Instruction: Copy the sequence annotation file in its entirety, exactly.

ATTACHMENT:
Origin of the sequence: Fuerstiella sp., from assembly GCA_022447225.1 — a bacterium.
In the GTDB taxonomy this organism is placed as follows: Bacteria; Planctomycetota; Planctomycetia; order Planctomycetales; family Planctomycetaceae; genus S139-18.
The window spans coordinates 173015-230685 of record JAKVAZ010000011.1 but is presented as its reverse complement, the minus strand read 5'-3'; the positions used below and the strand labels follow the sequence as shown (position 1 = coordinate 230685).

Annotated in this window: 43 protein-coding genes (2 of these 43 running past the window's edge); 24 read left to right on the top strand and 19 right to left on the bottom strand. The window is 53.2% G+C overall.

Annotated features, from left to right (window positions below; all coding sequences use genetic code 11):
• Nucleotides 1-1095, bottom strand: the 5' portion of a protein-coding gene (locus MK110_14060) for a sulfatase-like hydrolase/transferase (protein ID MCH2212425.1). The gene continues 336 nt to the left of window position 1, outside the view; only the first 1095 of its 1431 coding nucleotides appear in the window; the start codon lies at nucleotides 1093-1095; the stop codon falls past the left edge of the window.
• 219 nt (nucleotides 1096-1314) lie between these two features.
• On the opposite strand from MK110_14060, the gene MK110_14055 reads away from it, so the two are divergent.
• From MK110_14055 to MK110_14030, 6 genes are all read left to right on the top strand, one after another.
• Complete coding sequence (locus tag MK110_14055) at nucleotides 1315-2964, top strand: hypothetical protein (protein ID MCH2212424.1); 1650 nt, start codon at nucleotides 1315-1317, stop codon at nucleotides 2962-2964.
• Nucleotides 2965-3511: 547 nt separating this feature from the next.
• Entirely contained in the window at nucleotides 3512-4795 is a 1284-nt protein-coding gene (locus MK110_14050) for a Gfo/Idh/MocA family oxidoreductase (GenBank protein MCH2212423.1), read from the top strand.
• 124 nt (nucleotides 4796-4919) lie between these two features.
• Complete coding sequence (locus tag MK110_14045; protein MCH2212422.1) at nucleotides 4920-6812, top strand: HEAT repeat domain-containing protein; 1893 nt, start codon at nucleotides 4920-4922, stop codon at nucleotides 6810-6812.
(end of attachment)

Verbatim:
Origin of the sequence: Fuerstiella sp., from assembly GCA_022447225.1 — a bacterium.
In the GTDB taxonomy this organism is placed as follows: Bacteria; Planctomycetota; Planctomycetia; order Planctomycetales; family Planctomycetaceae; genus S139-18.
The window spans coordinates 173015-230685 of record JAKVAZ010000011.1 but is presented as its reverse complement, the minus strand read 5'-3'; the positions used below and the strand labels follow the sequence as shown (position 1 = coordinate 230685).

Annotated in this window: 43 protein-coding genes (2 of these 43 running past the window's edge); 24 read left to right on the top strand and 19 right to left on the bottom strand. The window is 53.2% G+C overall.

Annotated features, from left to right (window positions below; all coding sequences use genetic code 11):
• Nucleotides 1-1095, bottom strand: the 5' portion of a protein-coding gene (locus MK110_14060) for a sulfatase-like hydrolase/transferase (protein ID MCH2212425.1). The gene continues 336 nt to the left of window position 1, outside the view; only the first 1095 of its 1431 coding nucleotides appear in the window; the start codon lies at nucleotides 1093-1095; the stop codon falls past the left edge of the window.
• 219 nt (nucleotides 1096-1314) lie between these two features.
• On the opposite strand from MK110_14060, the gene MK110_14055 reads away from it, so the two are divergent.
• From MK110_14055 to MK110_14030, 6 genes are all read left to right on the top strand, one after another.
• Complete coding sequence (locus tag MK110_14055) at nucleotides 1315-2964, top strand: hypothetical protein (protein ID MCH2212424.1); 1650 nt, start codon at nucleotides 1315-1317, stop codon at nucleotides 2962-2964.
• Nucleotides 2965-3511: 547 nt separating this feature from the next.
• Entirely contained in the window at nucleotides 3512-4795 is a 1284-nt protein-coding gene (locus MK110_14050) for a Gfo/Idh/MocA family oxidoreductase (GenBank protein MCH2212423.1), read from the top strand.
• 124 nt (nucleotides 4796-4919) lie between these two features.
• Complete coding sequence (locus tag MK110_14045; protein MCH2212422.1) at nucleotides 4920-6812, top strand: HEAT repeat domain-containing protein; 1893 nt, start codon at nucleotides 4920-4922, stop codon at nucleotides 6810-6812.